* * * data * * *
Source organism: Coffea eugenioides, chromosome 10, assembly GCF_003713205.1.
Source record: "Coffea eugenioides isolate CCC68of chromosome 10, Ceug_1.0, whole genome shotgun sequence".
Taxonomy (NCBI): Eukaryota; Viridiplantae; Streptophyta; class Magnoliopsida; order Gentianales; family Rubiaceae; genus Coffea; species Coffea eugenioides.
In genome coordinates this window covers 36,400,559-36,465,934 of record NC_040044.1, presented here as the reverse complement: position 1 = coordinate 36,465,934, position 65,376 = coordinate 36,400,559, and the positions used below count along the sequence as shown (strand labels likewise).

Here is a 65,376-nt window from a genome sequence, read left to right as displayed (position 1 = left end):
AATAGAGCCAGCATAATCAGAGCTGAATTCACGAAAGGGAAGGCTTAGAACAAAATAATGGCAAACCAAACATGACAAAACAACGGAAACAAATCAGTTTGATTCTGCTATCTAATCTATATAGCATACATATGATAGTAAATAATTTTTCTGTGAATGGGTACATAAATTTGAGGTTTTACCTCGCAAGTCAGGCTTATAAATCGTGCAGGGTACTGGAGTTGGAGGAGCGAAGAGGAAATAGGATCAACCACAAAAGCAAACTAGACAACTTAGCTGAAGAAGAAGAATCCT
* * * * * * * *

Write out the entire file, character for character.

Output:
Source organism: Coffea eugenioides, chromosome 10, assembly GCF_003713205.1.
Source record: "Coffea eugenioides isolate CCC68of chromosome 10, Ceug_1.0, whole genome shotgun sequence".
Taxonomy (NCBI): Eukaryota; Viridiplantae; Streptophyta; class Magnoliopsida; order Gentianales; family Rubiaceae; genus Coffea; species Coffea eugenioides.
In genome coordinates this window covers 36,400,559-36,465,934 of record NC_040044.1, presented here as the reverse complement: position 1 = coordinate 36,465,934, position 65,376 = coordinate 36,400,559, and the positions used below count along the sequence as shown (strand labels likewise).

Here is a 65,376-nt window from a genome sequence, read left to right as displayed (position 1 = left end):
AATAGAGCCAGCATAATCAGAGCTGAATTCACGAAAGGGAAGGCTTAGAACAAAATAATGGCAAACCAAACATGACAAAACAACGGAAACAAATCAGTTTGATTCTGCTATCTAATCTATATAGCATACATATGATAGTAAATAATTTTTCTGTGAATGGGTACATAAATTTGAGGTTTTACCTCGCAAGTCAGGCTTATAAATCGTGCAGGGTACTGGAGTTGGAGGAGCGAAGAGGAAATAGGATCAACCACAAAAGCAAACTAGACAACTTAGCTGAAGAAGAAGAATCCT